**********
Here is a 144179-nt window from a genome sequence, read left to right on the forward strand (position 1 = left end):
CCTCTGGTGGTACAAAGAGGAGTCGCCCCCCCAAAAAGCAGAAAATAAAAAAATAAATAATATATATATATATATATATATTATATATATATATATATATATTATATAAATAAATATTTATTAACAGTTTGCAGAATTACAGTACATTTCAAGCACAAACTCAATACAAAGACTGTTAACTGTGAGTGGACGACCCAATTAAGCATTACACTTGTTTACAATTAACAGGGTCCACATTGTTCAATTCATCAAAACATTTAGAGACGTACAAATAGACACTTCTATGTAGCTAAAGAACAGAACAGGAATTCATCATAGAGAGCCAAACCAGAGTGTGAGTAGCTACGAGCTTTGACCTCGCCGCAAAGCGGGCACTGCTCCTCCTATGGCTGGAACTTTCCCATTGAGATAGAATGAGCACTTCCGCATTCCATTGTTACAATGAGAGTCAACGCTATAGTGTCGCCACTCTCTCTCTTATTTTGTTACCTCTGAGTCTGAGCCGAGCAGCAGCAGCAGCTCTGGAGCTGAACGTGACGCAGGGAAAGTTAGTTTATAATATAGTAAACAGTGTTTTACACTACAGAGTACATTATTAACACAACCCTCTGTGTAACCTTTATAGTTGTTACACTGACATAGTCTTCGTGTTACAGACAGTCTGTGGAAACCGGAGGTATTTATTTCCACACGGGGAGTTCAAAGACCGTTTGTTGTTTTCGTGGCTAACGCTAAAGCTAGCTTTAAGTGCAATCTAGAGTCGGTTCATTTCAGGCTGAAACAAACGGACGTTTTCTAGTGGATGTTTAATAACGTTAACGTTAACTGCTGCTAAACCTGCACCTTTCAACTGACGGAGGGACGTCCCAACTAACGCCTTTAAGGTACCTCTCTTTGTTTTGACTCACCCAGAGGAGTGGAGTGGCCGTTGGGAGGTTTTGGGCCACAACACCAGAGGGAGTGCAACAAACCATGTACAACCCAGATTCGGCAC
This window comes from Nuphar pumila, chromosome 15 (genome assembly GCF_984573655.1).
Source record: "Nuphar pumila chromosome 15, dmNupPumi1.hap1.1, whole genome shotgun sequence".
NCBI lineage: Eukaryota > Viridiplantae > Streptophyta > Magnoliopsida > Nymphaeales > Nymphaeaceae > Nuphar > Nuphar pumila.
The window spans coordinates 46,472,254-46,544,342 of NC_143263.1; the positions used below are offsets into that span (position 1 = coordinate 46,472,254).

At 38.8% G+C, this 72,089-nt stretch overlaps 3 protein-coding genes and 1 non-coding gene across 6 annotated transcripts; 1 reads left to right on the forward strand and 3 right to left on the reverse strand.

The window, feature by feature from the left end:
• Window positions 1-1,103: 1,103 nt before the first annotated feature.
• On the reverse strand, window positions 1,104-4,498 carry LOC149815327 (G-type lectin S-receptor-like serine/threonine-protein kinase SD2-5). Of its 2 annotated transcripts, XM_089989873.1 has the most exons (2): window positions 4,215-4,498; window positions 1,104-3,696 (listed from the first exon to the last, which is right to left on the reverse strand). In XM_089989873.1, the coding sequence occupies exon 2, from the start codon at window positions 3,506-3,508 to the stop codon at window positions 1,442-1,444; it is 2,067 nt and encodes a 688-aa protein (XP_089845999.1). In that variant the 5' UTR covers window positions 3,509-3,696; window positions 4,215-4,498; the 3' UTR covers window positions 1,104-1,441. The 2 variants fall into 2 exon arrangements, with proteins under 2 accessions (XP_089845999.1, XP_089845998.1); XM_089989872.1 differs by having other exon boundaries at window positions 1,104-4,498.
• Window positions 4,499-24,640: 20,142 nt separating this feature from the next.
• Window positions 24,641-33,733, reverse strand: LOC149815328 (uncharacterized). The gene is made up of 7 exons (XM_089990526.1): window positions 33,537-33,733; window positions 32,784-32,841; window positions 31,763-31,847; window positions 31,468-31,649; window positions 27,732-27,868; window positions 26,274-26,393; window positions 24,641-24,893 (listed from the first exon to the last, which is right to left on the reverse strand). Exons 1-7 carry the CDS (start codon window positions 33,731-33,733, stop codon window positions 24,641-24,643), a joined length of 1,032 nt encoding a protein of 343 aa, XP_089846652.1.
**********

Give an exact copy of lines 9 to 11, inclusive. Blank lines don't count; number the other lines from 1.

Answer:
• Window positions 1-1,103: 1,103 nt before the first annotated feature.
• On the reverse strand, window positions 1,104-4,498 carry LOC149815327 (G-type lectin S-receptor-like serine/threonine-protein kinase SD2-5). Of its 2 annotated transcripts, XM_089989873.1 has the most exons (2): window positions 4,215-4,498; window positions 1,104-3,696 (listed from the first exon to the last, which is right to left on the reverse strand). In XM_089989873.1, the coding sequence occupies exon 2, from the start codon at window positions 3,506-3,508 to the stop codon at window positions 1,442-1,444; it is 2,067 nt and encodes a 688-aa protein (XP_089845999.1). In that variant the 5' UTR covers window positions 3,509-3,696; window positions 4,215-4,498; the 3' UTR covers window positions 1,104-1,441. The 2 variants fall into 2 exon arrangements, with proteins under 2 accessions (XP_089845999.1, XP_089845998.1); XM_089989872.1 differs by having other exon boundaries at window positions 1,104-4,498.
• Window positions 4,499-24,640: 20,142 nt separating this feature from the next.